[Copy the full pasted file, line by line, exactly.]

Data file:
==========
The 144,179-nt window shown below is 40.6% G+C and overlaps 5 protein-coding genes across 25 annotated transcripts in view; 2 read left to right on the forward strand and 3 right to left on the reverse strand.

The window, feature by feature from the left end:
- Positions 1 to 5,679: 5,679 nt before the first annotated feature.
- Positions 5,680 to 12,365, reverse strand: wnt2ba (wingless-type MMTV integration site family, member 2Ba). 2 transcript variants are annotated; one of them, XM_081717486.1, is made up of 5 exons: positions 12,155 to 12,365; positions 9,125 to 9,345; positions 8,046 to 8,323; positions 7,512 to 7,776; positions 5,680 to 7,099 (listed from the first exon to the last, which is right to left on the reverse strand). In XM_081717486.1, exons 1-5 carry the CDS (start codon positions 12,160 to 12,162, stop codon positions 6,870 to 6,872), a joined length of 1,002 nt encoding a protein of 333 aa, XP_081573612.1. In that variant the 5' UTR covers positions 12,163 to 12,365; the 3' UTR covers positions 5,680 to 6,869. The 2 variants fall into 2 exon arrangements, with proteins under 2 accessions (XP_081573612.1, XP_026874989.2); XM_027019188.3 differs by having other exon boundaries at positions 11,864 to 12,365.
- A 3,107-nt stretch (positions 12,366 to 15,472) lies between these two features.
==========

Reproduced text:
The 144,179-nt window shown below is 40.6% G+C and overlaps 5 protein-coding genes across 25 annotated transcripts in view; 2 read left to right on the forward strand and 3 right to left on the reverse strand.

The window, feature by feature from the left end:
- Positions 1 to 5,679: 5,679 nt before the first annotated feature.
- Positions 5,680 to 12,365, reverse strand: wnt2ba (wingless-type MMTV integration site family, member 2Ba). 2 transcript variants are annotated; one of them, XM_081717486.1, is made up of 5 exons: positions 12,155 to 12,365; positions 9,125 to 9,345; positions 8,046 to 8,323; positions 7,512 to 7,776; positions 5,680 to 7,099 (listed from the first exon to the last, which is right to left on the reverse strand). In XM_081717486.1, exons 1-5 carry the CDS (start codon positions 12,160 to 12,162, stop codon positions 6,870 to 6,872), a joined length of 1,002 nt encoding a protein of 333 aa, XP_081573612.1. In that variant the 5' UTR covers positions 12,163 to 12,365; the 3' UTR covers positions 5,680 to 6,869. The 2 variants fall into 2 exon arrangements, with proteins under 2 accessions (XP_081573612.1, XP_026874989.2); XM_027019188.3 differs by having other exon boundaries at positions 11,864 to 12,365.
- A 3,107-nt stretch (positions 12,366 to 15,472) lies between these two features.